Tides of Madness is a drafting game for two players by Portal Games that retails around $15. In the interest of not just being mean to this game, it’s made of very pretty parts. Each card is fully illustrated in postcard orientation with a full-art depiction of some generic Lovecraftian thing. Additionally, each card has a set it’s from, and a mechanic that says what set it rewards. This is a basic kind of set collection mechanic, where you get X, but it rewards Y. This divides your incentives, and you’re limited you to five choices each round, presenting the game’s tension.
I am personally pretty pleased by the challenge of making a game with such deliberately narrow constraints. I’ve made other games with eighteen cards, including drafting games, and conceptually, it’s an exciting design challenge. It’s not like ‘X feeds Y’ is a bad game mechanic, asking you to track the pieces. The puzzle then is what to pick, to force your opponent’s hand and deny them potential points. Of course, a problem that follows there is how obviously separated or clearly presented those pieces are. The set symbols are ambiguous and small, making it hard to keep tracking them during the game.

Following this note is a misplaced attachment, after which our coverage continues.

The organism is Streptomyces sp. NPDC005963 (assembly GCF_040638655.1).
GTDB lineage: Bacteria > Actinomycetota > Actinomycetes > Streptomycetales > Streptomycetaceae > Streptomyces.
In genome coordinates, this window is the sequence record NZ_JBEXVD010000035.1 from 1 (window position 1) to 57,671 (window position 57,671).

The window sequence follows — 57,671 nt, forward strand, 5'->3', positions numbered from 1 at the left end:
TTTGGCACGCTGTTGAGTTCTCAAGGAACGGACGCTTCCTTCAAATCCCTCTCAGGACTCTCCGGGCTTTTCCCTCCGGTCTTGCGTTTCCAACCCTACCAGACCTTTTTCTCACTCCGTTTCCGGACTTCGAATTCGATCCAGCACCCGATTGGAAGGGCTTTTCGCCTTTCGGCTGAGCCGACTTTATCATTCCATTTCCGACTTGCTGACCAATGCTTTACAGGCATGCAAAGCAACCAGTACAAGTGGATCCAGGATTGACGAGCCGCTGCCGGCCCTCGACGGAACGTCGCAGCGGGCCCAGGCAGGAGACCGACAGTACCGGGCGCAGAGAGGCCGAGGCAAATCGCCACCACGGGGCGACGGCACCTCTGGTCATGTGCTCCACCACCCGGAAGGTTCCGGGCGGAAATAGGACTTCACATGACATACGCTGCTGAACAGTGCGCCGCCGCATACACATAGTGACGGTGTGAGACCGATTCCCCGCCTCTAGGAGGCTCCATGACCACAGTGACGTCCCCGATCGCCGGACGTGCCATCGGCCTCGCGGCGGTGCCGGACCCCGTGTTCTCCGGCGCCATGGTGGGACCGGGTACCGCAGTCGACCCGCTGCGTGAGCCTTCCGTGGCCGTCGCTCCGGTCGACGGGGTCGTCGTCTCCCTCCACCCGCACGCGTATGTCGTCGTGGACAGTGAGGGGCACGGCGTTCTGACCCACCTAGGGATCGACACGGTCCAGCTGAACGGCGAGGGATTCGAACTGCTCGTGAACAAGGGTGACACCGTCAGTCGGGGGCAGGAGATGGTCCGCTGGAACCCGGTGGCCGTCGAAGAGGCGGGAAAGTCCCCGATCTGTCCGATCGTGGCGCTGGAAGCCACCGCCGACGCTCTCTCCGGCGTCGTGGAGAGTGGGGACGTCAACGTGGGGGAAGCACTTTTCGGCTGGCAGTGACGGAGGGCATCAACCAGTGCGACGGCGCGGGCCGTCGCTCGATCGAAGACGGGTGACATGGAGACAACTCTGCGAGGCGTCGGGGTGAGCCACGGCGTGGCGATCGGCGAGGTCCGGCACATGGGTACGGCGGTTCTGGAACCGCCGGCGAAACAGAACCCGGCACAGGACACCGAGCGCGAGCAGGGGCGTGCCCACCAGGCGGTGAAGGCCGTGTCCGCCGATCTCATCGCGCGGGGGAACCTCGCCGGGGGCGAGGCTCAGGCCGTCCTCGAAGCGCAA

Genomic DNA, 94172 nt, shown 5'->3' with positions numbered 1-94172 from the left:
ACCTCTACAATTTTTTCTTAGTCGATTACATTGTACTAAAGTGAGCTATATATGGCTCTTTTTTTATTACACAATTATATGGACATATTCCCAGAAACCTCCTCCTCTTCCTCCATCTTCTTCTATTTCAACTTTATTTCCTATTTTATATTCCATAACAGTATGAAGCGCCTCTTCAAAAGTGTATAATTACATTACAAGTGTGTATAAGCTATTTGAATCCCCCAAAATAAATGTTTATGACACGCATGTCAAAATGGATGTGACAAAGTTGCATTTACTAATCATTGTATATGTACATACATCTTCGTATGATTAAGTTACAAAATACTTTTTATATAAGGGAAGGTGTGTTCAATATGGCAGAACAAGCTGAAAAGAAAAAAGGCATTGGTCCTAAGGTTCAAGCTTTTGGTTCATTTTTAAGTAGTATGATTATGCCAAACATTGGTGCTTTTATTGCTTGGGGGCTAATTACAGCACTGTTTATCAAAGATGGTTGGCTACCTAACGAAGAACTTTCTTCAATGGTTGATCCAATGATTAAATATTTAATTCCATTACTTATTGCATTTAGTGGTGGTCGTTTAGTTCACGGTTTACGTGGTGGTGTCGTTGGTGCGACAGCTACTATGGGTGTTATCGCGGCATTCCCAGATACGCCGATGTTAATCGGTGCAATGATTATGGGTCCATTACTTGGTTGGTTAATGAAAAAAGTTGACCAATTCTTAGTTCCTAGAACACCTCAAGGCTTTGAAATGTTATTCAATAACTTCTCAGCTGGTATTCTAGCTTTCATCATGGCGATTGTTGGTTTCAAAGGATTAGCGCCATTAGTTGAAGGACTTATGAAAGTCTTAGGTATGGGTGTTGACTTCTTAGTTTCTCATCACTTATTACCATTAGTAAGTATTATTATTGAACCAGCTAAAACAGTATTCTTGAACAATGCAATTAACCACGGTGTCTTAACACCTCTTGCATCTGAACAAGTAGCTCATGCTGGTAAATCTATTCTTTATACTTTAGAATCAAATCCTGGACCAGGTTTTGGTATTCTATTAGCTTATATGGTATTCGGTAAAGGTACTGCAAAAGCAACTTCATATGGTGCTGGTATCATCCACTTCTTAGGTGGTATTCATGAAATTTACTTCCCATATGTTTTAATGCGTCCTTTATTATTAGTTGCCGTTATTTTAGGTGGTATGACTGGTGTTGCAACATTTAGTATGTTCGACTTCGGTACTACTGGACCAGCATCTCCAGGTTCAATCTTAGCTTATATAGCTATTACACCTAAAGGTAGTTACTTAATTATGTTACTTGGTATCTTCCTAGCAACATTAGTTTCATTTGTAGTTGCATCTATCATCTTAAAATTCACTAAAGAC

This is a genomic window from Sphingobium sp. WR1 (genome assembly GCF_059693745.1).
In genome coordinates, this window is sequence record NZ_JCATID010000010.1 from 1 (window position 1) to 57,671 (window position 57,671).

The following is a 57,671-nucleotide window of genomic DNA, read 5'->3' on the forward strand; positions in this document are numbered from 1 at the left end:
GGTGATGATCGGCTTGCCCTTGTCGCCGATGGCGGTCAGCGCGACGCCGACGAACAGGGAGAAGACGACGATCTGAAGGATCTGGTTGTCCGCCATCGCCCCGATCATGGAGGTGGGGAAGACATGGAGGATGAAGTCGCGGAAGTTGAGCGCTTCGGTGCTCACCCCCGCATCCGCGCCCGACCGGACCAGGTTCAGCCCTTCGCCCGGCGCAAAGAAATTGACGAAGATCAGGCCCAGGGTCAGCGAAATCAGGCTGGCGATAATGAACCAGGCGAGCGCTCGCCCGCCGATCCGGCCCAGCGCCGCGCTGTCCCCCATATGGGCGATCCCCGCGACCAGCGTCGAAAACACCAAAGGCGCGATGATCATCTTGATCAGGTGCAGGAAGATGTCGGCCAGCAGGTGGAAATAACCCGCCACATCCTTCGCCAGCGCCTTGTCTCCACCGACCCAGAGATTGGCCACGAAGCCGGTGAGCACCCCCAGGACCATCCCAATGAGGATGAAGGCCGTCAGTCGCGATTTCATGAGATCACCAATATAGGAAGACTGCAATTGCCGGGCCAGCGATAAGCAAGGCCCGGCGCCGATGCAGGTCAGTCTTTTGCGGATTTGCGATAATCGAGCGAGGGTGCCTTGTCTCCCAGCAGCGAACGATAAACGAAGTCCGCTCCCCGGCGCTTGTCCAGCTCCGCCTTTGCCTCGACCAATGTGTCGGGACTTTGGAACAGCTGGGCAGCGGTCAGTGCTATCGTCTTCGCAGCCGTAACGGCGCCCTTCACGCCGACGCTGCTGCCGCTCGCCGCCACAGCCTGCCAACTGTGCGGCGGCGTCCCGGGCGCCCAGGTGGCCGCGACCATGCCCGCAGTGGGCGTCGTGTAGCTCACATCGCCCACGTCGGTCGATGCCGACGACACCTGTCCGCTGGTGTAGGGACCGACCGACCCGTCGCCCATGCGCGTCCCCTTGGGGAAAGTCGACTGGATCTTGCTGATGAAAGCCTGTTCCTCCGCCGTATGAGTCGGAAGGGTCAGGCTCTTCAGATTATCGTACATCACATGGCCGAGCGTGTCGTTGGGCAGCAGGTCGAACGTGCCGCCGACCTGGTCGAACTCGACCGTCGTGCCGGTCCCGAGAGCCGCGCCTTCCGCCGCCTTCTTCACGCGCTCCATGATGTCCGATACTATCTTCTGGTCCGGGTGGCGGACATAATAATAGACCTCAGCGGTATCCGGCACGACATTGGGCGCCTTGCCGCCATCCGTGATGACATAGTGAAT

The first time I played this game, my opponent and I immediately complained about its generic feeling. Not just the Lovecraftian monsters theme – though you can bet I’ve got views on how that’s handled. We felt that all but three cards were very obviously just permutations of cards in other sets. When the art is so indulgent and the cards so large, this lack of depth stands out. This game retails for very little so it can seem reasonable to be charitable about its failings. I’m not feeling charitable, though, and you should buy my cheap drafting games instead, like Winston’s Archive.